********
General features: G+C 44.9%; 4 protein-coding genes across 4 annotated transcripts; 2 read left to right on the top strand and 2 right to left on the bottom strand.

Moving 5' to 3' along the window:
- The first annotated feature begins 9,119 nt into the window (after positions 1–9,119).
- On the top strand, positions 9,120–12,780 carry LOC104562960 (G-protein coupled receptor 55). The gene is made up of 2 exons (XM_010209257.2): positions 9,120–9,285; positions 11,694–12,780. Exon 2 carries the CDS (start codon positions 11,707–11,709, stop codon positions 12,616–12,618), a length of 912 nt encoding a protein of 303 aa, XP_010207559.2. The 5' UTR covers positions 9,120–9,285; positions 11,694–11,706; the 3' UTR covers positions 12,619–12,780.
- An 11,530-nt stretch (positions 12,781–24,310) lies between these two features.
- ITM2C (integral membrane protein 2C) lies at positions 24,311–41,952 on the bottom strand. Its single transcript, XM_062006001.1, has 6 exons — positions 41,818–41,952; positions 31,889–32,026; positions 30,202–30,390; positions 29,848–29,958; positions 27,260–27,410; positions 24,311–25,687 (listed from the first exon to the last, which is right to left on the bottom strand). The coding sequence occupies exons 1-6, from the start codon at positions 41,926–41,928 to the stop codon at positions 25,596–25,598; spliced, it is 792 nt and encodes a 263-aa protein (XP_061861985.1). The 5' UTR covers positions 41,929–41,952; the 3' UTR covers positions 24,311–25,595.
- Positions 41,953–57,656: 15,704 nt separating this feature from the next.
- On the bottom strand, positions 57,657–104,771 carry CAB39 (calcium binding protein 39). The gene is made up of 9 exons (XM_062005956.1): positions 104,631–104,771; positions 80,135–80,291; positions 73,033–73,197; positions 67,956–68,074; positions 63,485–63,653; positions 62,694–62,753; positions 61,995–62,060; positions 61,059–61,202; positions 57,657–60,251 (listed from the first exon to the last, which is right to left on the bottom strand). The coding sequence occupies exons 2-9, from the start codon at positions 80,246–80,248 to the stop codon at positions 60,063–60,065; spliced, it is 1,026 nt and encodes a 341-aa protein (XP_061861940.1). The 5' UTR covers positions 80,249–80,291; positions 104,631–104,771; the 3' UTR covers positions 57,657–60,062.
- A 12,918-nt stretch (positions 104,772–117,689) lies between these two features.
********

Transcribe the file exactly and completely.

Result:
General features: G+C 44.9%; 4 protein-coding genes across 4 annotated transcripts; 2 read left to right on the top strand and 2 right to left on the bottom strand.

Moving 5' to 3' along the window:
- The first annotated feature begins 9,119 nt into the window (after positions 1–9,119).
- On the top strand, positions 9,120–12,780 carry LOC104562960 (G-protein coupled receptor 55). The gene is made up of 2 exons (XM_010209257.2): positions 9,120–9,285; positions 11,694–12,780. Exon 2 carries the CDS (start codon positions 11,707–11,709, stop codon positions 12,616–12,618), a length of 912 nt encoding a protein of 303 aa, XP_010207559.2. The 5' UTR covers positions 9,120–9,285; positions 11,694–11,706; the 3' UTR covers positions 12,619–12,780.
- An 11,530-nt stretch (positions 12,781–24,310) lies between these two features.
- ITM2C (integral membrane protein 2C) lies at positions 24,311–41,952 on the bottom strand. Its single transcript, XM_062006001.1, has 6 exons — positions 41,818–41,952; positions 31,889–32,026; positions 30,202–30,390; positions 29,848–29,958; positions 27,260–27,410; positions 24,311–25,687 (listed from the first exon to the last, which is right to left on the bottom strand). The coding sequence occupies exons 1-6, from the start codon at positions 41,926–41,928 to the stop codon at positions 25,596–25,598; spliced, it is 792 nt and encodes a 263-aa protein (XP_061861985.1). The 5' UTR covers positions 41,929–41,952; the 3' UTR covers positions 24,311–25,595.
- Positions 41,953–57,656: 15,704 nt separating this feature from the next.
- On the bottom strand, positions 57,657–104,771 carry CAB39 (calcium binding protein 39). The gene is made up of 9 exons (XM_062005956.1): positions 104,631–104,771; positions 80,135–80,291; positions 73,033–73,197; positions 67,956–68,074; positions 63,485–63,653; positions 62,694–62,753; positions 61,995–62,060; positions 61,059–61,202; positions 57,657–60,251 (listed from the first exon to the last, which is right to left on the bottom strand). The coding sequence occupies exons 2-9, from the start codon at positions 80,246–80,248 to the stop codon at positions 60,063–60,065; spliced, it is 1,026 nt and encodes a 341-aa protein (XP_061861940.1). The 5' UTR covers positions 80,249–80,291; positions 104,631–104,771; the 3' UTR covers positions 57,657–60,062.
- A 12,918-nt stretch (positions 104,772–117,689) lies between these two features.